David became greater and greater, for the LORD of hosts [was] with him.
1 Chronicles 11:9
The first nine verses of chapter eleven are the account of the establishing of David as king of Israel and David capturing and rebuilding the city of Jerusalem and making it the capital of the kingdom of Israel. One item of note is that The Bible records a people group living in the city of Jerusalem before the Israelites — under David’s leadership — conquer and rebuild it: the Jebusites.
This is noteworthy, in part, because it is consistent with The Bible‘s complete portrayal of things. The Bible does not pull punches on its heroes or villains. People are on display as being completely human — even the greatest men and women of faith. Locations are not given into the ownership of the Israelites without them dispossessing another people group. Our modern Western sensibilities often recoil at thoughts of that sort of conquest, but the truth is that it was commonplace in the ancient world. And the Israelites would later be dispossessed of the very same land by other nations. It is not an endorsement or a condemnation by The Bible, though some of the property swaps are foretold by prophets. It is merely a statement of fact.
Which brings me to this morning’s verse. Since I take the rest of this passage as being simply factual, I also take the statement that David became greater and greater, for the LORD of hosts [was] with him as fact. And that is where I find my application. God being with David is was made him (David) great. If I want to be great, then I must live in such a way as the LORD can be with me.
Not all of David’s greatness is the greatness to which I want to attain. I do not want the military prowess or the governmental authority or even the notoriety as a great writer, though I am grateful for being able to make my living with my pen, as it were. The greatness to which I would attain is that David is known as the man after God’s own heart. I would have that said of me. The great men and women of faith received titles to which I ought to want to attain: friend of God, father of faith, man after God’s own heart. The only path to this sort of greatness is the path walked beside God in fellowship with Him.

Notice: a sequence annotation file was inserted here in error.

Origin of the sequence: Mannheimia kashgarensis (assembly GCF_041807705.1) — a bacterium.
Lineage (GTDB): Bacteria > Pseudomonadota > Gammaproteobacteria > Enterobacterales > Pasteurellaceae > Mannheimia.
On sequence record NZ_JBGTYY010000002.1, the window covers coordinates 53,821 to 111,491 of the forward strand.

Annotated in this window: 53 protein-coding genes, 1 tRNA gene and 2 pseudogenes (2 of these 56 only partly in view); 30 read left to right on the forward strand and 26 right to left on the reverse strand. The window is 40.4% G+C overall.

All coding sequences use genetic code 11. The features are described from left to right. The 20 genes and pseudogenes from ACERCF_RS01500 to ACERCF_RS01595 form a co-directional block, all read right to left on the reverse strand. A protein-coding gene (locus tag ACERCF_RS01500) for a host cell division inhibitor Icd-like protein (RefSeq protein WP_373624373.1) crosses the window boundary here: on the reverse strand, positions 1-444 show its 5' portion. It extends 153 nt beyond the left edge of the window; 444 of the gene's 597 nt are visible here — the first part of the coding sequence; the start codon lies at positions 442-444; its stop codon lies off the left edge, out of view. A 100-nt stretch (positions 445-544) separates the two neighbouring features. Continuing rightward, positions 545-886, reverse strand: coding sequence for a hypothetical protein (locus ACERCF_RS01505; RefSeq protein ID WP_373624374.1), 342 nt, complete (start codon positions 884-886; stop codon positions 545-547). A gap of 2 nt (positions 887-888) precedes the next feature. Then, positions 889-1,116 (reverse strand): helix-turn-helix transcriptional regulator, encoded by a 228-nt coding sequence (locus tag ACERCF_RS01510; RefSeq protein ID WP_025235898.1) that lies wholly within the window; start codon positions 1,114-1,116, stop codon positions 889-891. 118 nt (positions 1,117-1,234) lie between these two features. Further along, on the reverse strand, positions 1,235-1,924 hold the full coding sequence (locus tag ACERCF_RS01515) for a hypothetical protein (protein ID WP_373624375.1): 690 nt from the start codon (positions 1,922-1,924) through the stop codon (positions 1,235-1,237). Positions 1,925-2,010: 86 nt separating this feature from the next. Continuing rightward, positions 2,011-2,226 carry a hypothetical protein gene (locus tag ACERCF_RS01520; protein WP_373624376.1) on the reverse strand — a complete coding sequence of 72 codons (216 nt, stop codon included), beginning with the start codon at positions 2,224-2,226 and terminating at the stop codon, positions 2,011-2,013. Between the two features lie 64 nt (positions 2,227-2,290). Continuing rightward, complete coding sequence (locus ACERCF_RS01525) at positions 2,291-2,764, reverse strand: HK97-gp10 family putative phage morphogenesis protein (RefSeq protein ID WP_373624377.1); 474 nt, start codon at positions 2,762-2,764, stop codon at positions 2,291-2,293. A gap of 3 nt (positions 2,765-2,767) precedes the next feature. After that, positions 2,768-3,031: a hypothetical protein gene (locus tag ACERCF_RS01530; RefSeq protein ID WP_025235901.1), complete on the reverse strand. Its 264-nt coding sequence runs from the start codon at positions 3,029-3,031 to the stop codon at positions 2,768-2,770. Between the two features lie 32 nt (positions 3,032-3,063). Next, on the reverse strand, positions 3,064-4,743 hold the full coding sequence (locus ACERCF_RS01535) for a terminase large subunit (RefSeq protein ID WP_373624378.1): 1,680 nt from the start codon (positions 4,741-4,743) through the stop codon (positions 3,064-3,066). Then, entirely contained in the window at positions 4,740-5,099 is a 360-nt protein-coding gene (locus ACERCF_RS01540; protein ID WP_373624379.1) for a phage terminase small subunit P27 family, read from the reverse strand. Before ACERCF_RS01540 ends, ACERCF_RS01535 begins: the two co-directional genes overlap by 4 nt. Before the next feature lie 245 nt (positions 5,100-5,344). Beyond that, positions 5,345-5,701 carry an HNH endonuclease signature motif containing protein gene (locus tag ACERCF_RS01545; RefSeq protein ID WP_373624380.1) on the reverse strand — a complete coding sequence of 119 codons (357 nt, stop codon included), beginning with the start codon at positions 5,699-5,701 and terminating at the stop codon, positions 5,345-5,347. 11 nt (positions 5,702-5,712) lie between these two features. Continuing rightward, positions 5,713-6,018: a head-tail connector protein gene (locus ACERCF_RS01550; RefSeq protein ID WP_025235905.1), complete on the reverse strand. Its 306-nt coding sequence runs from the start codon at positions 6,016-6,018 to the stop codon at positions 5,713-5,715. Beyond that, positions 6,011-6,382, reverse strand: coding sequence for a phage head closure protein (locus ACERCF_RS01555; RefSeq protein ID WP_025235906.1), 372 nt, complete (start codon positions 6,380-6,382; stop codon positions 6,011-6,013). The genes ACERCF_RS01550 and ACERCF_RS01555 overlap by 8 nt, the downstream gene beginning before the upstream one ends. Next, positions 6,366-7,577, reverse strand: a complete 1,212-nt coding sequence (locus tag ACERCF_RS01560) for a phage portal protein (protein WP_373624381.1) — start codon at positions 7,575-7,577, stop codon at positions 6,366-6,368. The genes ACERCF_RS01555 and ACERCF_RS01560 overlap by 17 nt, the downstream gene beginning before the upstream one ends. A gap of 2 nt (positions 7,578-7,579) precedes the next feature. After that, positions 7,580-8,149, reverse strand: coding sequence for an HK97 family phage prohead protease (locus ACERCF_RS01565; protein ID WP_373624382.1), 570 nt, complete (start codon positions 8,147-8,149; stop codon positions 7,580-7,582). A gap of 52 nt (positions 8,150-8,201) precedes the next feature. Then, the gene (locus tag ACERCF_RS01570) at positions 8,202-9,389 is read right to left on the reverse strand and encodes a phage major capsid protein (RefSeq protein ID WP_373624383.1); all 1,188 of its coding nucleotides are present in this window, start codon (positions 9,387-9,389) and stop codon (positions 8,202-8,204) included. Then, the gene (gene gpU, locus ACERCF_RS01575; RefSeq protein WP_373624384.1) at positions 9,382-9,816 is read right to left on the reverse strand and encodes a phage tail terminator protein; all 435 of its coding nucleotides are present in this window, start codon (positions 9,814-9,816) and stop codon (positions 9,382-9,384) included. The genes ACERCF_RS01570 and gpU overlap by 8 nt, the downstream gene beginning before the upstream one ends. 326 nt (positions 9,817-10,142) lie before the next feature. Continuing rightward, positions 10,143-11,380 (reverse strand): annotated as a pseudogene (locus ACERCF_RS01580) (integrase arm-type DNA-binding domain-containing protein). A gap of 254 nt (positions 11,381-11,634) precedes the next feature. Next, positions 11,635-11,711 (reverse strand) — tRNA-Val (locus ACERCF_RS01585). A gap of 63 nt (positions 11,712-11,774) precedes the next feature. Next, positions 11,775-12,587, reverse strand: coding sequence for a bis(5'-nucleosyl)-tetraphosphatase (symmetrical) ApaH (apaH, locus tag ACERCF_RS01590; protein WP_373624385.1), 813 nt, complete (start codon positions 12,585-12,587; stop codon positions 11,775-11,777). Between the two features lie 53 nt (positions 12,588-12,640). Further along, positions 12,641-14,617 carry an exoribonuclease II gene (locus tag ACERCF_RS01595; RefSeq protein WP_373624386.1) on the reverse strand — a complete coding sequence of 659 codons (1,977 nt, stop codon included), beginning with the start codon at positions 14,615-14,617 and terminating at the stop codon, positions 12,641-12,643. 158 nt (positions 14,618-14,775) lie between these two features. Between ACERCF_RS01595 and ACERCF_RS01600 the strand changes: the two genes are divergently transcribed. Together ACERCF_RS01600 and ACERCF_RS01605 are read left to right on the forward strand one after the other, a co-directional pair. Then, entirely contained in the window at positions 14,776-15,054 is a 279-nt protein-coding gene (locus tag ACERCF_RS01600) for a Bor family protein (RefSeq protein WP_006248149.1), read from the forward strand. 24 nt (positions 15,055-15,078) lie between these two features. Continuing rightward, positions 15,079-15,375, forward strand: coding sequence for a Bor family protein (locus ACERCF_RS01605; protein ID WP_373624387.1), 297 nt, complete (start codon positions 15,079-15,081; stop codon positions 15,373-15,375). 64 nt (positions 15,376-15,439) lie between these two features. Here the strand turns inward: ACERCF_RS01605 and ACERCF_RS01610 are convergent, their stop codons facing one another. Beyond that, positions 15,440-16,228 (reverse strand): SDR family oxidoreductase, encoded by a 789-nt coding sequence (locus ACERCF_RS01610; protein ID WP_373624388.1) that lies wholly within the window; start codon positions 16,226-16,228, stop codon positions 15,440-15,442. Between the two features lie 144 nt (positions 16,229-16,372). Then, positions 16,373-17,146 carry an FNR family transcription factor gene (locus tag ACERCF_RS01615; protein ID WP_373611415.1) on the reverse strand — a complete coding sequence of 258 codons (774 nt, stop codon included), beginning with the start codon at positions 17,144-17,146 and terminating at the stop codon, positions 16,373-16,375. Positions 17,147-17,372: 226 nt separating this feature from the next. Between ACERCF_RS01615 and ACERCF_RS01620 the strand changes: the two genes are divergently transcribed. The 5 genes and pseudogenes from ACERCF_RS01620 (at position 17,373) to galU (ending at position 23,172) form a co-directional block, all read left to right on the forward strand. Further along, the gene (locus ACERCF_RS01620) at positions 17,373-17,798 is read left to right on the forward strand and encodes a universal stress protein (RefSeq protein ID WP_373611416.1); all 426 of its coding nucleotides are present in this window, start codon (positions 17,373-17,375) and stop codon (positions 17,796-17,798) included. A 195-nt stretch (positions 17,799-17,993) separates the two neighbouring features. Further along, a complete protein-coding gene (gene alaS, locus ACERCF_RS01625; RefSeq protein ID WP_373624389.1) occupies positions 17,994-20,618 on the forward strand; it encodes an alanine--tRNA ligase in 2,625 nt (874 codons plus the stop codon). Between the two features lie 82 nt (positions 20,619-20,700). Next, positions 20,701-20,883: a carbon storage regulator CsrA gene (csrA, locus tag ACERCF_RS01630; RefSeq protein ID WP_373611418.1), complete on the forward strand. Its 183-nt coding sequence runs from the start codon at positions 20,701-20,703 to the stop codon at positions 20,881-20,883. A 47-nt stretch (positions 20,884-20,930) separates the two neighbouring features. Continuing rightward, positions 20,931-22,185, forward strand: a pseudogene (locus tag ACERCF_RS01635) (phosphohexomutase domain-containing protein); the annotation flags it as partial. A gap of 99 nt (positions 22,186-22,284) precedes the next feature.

Father, thank You for the men and women whose titles challenge me to seek more in my relationship with You. Thank You that Your Word does not flinch from speaking Truth, but does so plainly. Please stoke the fire in my heart that I might burn for more; might seek to, as the song says, see You more clearly, follow You more dearly, love You more dearly day by day.
And they were all amazed at the greatness of God.
Have I been amazed at God’s greatness; God’s majesty recently?
The Bible tells me that God is the same yesterday, today, and forever. His greatness is undiminished. His majesty just as majestic as it ever was or will be. Does it still amaze me?